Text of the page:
The Ph.D. in finance is a four- to five-year program. The first two years of study are concentrated on coursework designed to provide the tools required for students to conduct impactful research. Following coursework, students are required to pass a comprehensive examination, present a second-year research paper and complete a dissertation.
- 4 finance research seminars
- 3 seminars in a collateral area (e.g., economics, accounting)
- 3 seminars in research tools (i.e., econometrics)
- 1 seminar in database and research methods
- 1 seminar in teaching preparation
Recent faculty publications with Ph.D. students (*Ph.D. student names appear in bold).
Lee Biggerstaff, David Cicero, and Andy Puckett, 2016, FORE! An analysis of CEO shirking, Management Science, forthcoming.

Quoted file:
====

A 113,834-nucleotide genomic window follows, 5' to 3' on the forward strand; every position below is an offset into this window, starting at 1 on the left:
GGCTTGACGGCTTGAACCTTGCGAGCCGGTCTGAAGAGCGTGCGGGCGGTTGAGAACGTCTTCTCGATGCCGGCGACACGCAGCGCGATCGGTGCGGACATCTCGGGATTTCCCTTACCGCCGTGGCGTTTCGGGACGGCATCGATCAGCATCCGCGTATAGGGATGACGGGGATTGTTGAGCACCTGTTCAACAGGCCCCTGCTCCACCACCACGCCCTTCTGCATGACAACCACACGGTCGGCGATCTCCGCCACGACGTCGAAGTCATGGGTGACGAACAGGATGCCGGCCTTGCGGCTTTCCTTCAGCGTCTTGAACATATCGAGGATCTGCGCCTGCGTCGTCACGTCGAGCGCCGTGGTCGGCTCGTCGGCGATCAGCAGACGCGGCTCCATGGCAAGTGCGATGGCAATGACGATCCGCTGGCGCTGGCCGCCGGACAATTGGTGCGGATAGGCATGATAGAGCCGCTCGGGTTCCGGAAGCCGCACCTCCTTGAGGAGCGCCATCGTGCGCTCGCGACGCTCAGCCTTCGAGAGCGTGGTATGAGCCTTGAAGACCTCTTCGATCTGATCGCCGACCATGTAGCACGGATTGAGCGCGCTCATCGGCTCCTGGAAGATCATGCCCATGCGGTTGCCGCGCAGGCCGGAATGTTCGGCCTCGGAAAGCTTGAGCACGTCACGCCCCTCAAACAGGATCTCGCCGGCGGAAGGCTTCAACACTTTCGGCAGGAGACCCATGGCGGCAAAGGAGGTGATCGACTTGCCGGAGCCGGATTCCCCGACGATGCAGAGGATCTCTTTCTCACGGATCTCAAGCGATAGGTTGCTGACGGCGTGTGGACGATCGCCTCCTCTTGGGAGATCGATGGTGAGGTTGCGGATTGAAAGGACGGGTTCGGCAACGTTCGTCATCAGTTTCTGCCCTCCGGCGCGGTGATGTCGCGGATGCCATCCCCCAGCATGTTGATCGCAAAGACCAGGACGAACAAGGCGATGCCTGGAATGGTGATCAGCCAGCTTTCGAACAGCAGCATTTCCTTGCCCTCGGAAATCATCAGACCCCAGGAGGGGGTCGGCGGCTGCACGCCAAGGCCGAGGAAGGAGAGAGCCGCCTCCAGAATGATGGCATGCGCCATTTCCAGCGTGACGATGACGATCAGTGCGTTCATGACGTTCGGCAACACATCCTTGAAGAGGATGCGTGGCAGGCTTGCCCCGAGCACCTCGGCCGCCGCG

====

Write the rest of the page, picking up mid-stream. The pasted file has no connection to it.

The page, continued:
Lee Biggerstaff, David Cicero, and Andy Puckett, 2015, Suspect CEOs, Unethical Culture, and Corporate Misbehavior, Journal of Financial Economics 117, 98-121.
Dallin Alldredge and David Cicero, 2015, Attentive Insider Trading, Journal of Financial Economics 115, 84-101.
Larry Fauver and Michael B. McDonald, 2015, Culture, Agency Costs, and Governance: International Evidence on Capital Structure, Pacific Basin Finance Journal 34, 1-23.
Sarah Clinton, Joshua White, and Tracie Woidtke, 2014, Differences in the Information Environment Prior to SEOs under Relaxed Disclosure Regulation, Journal of Accounting and Economics 58, 59-78.
Harold Black, Robert Schweitzer, Joshua White, and Tracie Woidtke, 2014, Appointments of Academic Directors, Journal of Corporate Finance 28, 135-151.
Larry Fauver and Michael B. McDonald, 2014, International Variation in Sin Stocks and its Effects on Equity Valuation, Journal of Corporate Finance 25, 173-187.